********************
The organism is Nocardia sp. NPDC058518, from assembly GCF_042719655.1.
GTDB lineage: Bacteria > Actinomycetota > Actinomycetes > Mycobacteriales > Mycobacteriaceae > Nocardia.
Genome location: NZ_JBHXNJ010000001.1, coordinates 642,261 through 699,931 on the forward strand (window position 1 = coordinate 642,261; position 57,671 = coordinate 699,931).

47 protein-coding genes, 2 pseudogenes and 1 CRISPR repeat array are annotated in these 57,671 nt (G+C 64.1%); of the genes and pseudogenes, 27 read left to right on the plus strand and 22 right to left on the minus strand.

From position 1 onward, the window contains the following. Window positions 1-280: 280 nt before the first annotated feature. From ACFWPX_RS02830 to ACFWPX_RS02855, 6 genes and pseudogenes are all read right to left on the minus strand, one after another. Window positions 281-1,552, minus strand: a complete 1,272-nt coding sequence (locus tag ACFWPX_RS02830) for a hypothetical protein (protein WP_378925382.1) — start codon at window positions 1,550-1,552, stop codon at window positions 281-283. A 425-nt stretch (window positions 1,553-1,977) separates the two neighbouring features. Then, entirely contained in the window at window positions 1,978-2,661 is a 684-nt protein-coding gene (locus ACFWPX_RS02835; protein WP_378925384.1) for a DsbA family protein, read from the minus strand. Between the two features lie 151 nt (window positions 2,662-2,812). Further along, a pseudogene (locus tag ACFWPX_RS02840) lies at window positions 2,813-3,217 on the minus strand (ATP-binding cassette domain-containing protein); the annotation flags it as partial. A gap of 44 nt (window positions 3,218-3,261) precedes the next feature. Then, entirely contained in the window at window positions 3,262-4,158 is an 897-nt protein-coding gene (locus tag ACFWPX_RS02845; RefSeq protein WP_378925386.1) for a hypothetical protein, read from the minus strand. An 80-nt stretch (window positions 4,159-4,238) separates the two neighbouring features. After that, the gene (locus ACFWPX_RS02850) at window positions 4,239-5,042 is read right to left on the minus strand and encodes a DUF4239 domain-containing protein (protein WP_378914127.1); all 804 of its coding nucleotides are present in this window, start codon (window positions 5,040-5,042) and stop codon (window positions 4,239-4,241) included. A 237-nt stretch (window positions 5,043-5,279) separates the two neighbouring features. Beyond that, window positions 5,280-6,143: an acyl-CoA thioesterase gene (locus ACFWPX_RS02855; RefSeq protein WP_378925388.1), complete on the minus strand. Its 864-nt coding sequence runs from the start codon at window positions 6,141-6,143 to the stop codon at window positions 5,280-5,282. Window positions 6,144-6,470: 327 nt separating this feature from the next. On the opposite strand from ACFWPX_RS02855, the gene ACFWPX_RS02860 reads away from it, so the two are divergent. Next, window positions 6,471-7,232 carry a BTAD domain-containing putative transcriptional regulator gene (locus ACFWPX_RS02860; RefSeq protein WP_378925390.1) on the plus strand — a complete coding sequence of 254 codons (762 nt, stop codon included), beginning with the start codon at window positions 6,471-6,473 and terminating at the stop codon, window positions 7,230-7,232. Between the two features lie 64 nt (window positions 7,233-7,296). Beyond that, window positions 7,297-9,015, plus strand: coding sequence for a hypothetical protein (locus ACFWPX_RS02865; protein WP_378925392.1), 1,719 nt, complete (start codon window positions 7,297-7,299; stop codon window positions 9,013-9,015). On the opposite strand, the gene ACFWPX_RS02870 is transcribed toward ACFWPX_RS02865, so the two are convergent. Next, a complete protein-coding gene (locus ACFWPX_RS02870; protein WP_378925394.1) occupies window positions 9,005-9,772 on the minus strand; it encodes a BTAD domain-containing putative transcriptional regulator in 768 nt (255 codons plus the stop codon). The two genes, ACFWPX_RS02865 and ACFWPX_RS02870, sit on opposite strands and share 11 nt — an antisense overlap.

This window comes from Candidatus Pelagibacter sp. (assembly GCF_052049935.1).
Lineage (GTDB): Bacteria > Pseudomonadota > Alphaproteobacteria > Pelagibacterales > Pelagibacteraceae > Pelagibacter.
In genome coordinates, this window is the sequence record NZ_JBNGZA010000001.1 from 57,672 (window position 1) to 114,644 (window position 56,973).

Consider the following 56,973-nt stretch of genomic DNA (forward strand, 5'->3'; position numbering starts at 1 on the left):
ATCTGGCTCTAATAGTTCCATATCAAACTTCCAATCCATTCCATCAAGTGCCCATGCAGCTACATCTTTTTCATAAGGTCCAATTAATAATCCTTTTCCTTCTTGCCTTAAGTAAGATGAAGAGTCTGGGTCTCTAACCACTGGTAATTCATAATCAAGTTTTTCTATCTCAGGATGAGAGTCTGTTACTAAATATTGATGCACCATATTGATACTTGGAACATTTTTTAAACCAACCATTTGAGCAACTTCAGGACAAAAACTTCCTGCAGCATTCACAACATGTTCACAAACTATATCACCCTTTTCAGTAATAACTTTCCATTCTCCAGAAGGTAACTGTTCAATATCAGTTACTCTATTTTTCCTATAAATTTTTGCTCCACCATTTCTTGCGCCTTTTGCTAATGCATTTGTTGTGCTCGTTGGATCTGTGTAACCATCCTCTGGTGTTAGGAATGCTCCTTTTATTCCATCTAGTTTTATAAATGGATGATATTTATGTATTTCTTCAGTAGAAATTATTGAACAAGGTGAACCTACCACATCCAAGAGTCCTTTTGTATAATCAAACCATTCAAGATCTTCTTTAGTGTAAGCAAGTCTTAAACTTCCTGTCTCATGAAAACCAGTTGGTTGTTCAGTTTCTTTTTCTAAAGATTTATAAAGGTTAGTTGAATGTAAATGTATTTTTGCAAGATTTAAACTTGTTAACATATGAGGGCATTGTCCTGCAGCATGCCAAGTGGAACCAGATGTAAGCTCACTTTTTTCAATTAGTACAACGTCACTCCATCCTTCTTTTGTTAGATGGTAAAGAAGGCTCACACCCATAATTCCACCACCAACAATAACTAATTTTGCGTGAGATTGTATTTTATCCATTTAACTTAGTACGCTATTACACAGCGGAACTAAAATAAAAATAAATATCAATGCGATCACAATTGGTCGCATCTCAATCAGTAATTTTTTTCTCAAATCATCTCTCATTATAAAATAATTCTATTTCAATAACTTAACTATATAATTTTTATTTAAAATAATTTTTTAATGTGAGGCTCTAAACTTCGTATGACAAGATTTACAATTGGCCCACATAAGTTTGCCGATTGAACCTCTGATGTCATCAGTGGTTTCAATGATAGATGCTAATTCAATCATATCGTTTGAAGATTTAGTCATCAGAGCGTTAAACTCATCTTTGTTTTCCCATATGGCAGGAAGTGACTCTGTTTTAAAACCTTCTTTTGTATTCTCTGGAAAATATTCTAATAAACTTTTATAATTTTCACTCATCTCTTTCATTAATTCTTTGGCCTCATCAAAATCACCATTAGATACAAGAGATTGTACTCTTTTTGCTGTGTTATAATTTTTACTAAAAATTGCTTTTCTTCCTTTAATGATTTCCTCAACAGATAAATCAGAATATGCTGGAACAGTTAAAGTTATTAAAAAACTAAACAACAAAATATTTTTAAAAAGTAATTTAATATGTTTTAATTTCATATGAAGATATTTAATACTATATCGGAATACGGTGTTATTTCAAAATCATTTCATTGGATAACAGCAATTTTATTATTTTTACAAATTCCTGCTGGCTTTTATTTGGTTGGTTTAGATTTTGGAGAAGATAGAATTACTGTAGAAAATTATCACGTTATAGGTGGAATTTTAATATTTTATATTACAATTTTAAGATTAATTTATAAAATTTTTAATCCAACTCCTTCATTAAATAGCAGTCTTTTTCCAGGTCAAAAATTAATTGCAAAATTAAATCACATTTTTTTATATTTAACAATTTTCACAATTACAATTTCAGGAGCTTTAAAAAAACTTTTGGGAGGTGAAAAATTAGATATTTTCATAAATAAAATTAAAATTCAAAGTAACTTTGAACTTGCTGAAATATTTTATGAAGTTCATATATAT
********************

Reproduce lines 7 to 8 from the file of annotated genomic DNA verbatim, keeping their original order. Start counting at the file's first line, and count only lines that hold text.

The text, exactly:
Lineage (GTDB): Bacteria > Pseudomonadota > Alphaproteobacteria > Pelagibacterales > Pelagibacteraceae > Pelagibacter.
In genome coordinates, this window is the sequence record NZ_JBNGZA010000001.1 from 57,672 (window position 1) to 114,644 (window position 56,973).